SF Officials Slam ICE for Arresting Man Outside Courthouse

The San Francisco resident was on his way to a court hearing at the San Francisco Hall of Justice when he was arrested by Immigration and Customs Enforcement agents — the first such arrest in the city, according to the public defender’s office. (Justin Sullivan/Getty Images)

An undocumented man was detained by federal immigration authorities this week in front of the San Francisco Hall of Justice, where the criminal courts are located. The arrest was strongly condemned by the city’s public defender and district attorney, who say courthouses should be off limits to immigration enforcement.

The San Francisco resident was on his way to a court hearing at 850 Bryant St. when he was arrested by U.S. Immigration and Customs Enforcement agents — the first such arrest in the city, said the Public Defender’s Office.

“This undermines community trust and public safety,” said San Francisco Public Defender Mano Raju. “It does deter people from coming to court.”

Last month, ICE agents also detained two men at the Sonoma County Superior Court.

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The courthouse arrests come as the Trump administration has renewed efforts to counter sanctuary jurisdictions, arguing they interfere with federal immigration enforcement.

This week, President Trump said the federal government will begin withholding grants from sanctuary cities and states, after an appeals court in Manhattan ruled they have the authority to do so. U.S. Attorney General William Barr said last month that public areas of courthouses must be accessible to federal law enforcement officers.

A California law that took effect this year, Assembly Bill 668, which prohibits civil arrests in courthouses without a judicial warrant, which the agents did not have.

“California law explicitly forbids a civil enforcement agency like ICE from making a civil arrest without warrant outside of a courthouse,” Raju said.

But the Trump administration argues that immigration agents have the authority to make courthouse arrests without judicial warrants. While ICE generally avoids immigration enforcement at “sensitive locations” such as schools, churches and hospitals, it does not treat courthouses that way.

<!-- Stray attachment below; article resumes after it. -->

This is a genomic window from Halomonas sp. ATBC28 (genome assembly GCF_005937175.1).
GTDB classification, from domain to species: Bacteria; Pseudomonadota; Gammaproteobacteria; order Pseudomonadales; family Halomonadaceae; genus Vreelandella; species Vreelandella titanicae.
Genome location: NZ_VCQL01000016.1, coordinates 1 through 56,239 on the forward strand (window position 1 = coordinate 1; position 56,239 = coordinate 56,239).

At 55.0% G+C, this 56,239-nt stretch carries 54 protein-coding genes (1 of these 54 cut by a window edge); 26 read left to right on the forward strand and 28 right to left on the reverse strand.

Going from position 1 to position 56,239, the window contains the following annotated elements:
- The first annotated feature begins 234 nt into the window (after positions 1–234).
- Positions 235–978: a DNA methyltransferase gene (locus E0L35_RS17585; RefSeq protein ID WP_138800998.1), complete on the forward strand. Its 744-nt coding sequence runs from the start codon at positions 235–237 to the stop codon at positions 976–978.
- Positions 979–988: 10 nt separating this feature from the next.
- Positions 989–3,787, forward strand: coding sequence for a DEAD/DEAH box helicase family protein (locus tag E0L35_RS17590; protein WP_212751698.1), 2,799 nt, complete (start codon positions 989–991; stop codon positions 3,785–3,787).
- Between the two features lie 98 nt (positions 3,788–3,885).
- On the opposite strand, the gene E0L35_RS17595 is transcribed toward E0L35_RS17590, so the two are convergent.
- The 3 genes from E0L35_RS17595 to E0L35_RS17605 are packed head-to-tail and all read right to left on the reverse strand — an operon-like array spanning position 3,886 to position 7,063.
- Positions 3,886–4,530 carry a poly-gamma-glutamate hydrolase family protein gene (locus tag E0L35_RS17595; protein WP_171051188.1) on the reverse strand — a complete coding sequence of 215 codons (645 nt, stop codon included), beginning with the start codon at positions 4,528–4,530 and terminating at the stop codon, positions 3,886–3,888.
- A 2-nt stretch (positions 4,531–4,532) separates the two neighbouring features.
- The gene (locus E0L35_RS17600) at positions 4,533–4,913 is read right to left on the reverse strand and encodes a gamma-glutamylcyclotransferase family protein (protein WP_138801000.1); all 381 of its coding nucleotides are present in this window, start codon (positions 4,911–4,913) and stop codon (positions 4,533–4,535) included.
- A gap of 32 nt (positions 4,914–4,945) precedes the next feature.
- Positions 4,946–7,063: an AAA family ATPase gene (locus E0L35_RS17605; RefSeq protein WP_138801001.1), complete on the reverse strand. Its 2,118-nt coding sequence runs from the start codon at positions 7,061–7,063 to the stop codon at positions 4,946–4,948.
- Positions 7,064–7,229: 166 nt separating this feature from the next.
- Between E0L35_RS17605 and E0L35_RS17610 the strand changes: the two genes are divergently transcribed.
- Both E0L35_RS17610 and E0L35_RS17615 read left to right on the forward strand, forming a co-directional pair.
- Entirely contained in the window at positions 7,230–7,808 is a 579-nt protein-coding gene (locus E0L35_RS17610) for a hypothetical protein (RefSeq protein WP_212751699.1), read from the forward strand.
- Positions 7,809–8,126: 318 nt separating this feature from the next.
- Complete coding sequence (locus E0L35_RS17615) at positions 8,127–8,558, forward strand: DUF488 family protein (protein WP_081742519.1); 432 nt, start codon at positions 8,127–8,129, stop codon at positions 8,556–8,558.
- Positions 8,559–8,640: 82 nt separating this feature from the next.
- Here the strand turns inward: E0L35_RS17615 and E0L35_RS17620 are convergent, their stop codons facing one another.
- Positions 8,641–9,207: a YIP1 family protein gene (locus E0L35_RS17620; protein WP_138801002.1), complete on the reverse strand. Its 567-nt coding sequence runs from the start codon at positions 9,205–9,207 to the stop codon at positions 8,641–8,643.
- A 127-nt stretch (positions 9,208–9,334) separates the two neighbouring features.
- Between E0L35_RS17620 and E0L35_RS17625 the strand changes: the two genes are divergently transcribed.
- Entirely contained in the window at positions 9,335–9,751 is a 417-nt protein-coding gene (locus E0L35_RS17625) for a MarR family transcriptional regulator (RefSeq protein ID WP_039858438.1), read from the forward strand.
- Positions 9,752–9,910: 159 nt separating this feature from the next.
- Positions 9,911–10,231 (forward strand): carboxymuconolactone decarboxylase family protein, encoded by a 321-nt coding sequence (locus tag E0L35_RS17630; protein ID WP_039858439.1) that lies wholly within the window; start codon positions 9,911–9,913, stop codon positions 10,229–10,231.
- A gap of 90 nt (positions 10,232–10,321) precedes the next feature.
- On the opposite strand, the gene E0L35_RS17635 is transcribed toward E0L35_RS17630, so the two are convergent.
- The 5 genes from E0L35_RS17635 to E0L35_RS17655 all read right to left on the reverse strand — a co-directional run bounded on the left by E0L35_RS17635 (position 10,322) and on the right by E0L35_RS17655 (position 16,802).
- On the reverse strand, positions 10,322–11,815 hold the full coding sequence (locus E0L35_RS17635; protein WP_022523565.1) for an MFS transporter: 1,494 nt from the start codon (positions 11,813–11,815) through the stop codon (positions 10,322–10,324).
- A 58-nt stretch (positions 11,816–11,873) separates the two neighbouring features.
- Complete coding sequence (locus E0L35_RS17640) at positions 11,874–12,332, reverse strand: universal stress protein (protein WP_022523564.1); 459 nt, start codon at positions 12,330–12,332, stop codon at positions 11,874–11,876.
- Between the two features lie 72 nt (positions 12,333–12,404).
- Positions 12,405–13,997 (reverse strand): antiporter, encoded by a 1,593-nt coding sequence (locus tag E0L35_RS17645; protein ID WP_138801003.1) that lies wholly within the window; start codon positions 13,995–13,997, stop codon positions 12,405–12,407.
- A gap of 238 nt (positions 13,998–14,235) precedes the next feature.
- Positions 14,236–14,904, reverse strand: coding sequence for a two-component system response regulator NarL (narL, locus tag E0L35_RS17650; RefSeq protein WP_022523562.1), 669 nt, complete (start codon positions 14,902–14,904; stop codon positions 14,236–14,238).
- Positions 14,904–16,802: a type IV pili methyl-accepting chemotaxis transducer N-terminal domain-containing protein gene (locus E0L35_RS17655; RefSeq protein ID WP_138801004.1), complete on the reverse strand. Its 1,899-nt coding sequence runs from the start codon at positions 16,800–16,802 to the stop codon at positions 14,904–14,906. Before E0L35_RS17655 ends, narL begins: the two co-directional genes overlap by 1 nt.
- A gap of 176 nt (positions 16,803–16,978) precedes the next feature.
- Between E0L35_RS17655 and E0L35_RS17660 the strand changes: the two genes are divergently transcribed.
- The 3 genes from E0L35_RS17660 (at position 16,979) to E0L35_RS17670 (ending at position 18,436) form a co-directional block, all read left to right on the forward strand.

The undocumented Mexican national who was detained in San Francisco on Tuesday had three felony convictions for second-degree burglary from 2016, 2017 and 2019, according to ICE. The agency identified him as 43-year-old Alberto Uc Ponce.

The agency said it arrested him near the courthouse because local law enforcement had refused to turn him over to ICE several times. The agency said local jurisdictions that don’t cooperate with ICE are likely to see an increase of arrests in the community, as agents are less able to detain immigrants at jails.

David Jennings, field office director for ICE in San Francisco, blamed sanctuary policies.

“Criminals like this individual are released to reoffend again and again,” said Jennings in a statement. “A simple phone call to ICE to arrange the secure transfer of such individuals would serve the hard-working residents of the city far more than a misguided sanctuary policy that, as proven here and numerous times in the past, goes to great lengths to protect criminals under the guise of protecting the citizenry.”

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California’s sanctuary law, Senate Bill 54, prohibits local police, sheriffs and jail officials from handing over immigrants to ICE, unless they have been convicted of serious felonies or other crimes, including burglary.

The man’s attorney at the Public Defender’s Office, Emilou MacLean, declined to comment on her client’s criminal history, or whether he was protected by SB 54.

“This is a question of the illegitimacy and the illegality of courthouse arrests — where ICE is essentially stationing itself at the courthouse and ambushing someone who shows up for a court hearing,” said MacLean in an email.

San Francisco District Attorney Chesa Boudin also called for ICE to stop making arrests at courthouses.

“ICE actions in or near our courthouses deters people from accessing our justice system, making us all less safe,” Boudin said.

But Jennings, the ICE field office director, said federal immigration agents are not bound by California's law against courthouse arrests.

“California Assembly Bill 668 cannot and will not govern the conduct of federal officers acting pursuant to duly-enacted laws passed by Congress that provide the authority to make administrative arrests of removable aliens inside the United States,” he said.

Assemblywoman Lorena Gonzalez, D-San Diego, who authored AB 668, said President Trump’s “aggressive immigration policies are making all of our communities less safe.”

“When people don’t feel safe showing up to court to act as a witness, pay a fine or file papers — the system is broken,” she said.